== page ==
On Monday The Equality Campaign was launched nationwide. The campaign is a joint initiative by Australians for Equality (A4E) and Australian Marriage Equality (AME). It aims for marriage equality to be achieved through a parliamentary vote so that every Australian is treated equally under the law.
“The Equality Campaign is about building on the momentum and energy generated across the nation for marriage equality and continuing to campaign for a straightforward change to be achieved by a vote in the parliament,” Co-Chair of Australians for Equality, Anna Brown said.
“This campaign is about putting the human face of the issue back in the centre of the discussion. It is based on the importance of human stories and the message to LGBTI people, their families and friends that collectively we can be the agent of change.
“Our campaign aims to make a clear break from the negative atmosphere which surrounded the plebiscite and remind people of the importance but also the beauty of the cause. We are promoting some of the greatest human values – love, respect and happiness.”
What is happening around the country?
I chatted with a good friend who is a strong supporter of marriage equality. She has written countless letters to politicians, has met with more than a few of them, attends rallies and does absolutely all that she can to explain to people why this is an issue that matters so strongly to her.
As a mother to two daughters, it feels wrong to her and her husband that one of their children is able to have her marriage recognised in this country while the other daughter, who is gay, is not.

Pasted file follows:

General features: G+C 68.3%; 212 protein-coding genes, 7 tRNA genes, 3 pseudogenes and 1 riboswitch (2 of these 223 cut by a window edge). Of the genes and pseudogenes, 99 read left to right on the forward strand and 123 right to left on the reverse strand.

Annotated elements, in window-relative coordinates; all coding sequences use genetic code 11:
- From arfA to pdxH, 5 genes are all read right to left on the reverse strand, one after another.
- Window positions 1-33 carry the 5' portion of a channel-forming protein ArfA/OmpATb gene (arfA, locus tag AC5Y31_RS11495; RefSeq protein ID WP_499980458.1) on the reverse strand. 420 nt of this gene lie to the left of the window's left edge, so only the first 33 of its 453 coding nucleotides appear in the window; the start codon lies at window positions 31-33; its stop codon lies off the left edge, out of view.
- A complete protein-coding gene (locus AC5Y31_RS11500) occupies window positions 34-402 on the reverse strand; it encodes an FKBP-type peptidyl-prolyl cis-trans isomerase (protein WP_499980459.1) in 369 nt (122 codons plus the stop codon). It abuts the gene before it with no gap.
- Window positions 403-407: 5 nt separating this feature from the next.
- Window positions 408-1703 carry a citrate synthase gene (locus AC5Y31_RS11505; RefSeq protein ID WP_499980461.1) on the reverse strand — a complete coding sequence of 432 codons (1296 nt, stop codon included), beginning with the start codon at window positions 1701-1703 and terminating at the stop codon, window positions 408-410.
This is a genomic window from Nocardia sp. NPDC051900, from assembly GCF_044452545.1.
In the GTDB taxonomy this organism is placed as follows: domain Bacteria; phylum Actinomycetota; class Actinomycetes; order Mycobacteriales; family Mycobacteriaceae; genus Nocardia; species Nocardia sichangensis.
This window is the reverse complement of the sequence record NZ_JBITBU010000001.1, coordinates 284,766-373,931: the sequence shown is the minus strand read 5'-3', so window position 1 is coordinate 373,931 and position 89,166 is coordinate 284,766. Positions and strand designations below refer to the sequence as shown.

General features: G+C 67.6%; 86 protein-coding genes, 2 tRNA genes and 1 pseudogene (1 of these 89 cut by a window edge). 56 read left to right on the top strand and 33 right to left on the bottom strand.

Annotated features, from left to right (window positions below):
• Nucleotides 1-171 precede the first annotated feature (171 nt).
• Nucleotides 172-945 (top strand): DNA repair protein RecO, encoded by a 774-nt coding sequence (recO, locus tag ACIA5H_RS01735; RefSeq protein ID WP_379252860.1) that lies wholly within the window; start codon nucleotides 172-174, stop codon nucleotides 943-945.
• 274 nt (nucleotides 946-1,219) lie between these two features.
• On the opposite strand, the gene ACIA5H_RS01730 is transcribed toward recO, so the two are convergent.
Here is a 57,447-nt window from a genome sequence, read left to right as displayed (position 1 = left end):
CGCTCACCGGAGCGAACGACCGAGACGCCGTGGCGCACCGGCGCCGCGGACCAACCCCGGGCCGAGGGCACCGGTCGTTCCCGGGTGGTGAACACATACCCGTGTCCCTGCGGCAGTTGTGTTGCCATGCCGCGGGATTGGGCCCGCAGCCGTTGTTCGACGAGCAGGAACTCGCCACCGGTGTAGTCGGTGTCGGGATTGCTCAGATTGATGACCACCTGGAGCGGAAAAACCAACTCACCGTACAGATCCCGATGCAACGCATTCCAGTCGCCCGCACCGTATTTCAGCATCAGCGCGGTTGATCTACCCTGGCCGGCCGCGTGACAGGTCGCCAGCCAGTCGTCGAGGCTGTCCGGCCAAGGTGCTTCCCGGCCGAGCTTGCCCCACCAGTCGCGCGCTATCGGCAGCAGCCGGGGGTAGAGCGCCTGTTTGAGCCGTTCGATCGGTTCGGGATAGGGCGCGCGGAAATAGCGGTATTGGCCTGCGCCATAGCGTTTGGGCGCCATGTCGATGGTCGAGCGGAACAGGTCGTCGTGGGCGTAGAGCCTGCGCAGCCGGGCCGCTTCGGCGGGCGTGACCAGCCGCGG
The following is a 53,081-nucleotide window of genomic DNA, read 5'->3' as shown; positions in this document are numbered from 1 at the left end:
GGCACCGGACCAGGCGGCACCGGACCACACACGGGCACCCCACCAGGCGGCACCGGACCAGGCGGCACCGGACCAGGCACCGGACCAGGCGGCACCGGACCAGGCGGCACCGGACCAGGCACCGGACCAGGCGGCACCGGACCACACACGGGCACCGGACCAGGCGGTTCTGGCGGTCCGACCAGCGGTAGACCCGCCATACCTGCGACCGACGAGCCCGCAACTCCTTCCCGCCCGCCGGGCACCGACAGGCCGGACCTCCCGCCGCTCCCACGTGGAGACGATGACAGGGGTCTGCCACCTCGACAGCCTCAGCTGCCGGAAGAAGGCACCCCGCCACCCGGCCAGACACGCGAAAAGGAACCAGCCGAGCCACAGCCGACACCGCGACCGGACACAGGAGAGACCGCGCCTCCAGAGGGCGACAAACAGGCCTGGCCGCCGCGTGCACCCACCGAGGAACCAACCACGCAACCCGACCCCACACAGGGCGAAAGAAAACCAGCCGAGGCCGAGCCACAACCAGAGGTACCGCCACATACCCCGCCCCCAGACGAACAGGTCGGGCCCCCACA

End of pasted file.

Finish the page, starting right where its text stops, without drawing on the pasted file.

Labor made a unanimous caucus decision to block the plebiscite legislation. There is now no parliamentary pathway for the unnecessary plebiscite. This is a powerful victory for LGBTI Australians, their allies, friends and families who have spoken out strongly against it. It is a win for those who have consistently urged politicians to consider the implications of an unnecessary public vote on the human rights of other Australians.
The Border gay and lesbian community will continue to push for same-sex marriage to be legalised despite the government’s plebiscite looking almost certain not to go ahead.
Social Wodonga Albury Gays founder Brian Kuehn is planning a rally in support of gay marriage which will be followed by the first Border Pride Fair Day mid next month.
Mr Kuehn welcomed plans by the ALP to kill off the Coalition’s public vote on same-sex marriage, arguing the move would “stop hate”.
Rochelle Roddom wanted to marry her partner of six years Ellen Ferguson, legally, in Australia, in front of loved ones including her elderly grandparents.
Sadly that dream did not become a reality.
In fact the Rutherford couple has been waiting years to tie the knot and after the decision about the plebiscite, they can’t see their nuptials happening anytime soon.
Mr Burge said University of Queensland research showed what many marriage equality advocates had long been warning the federal government – that the “no’’ campaign on marriage equality was detrimental to the mental health of young LGBTI people and the children of LGBTI parents.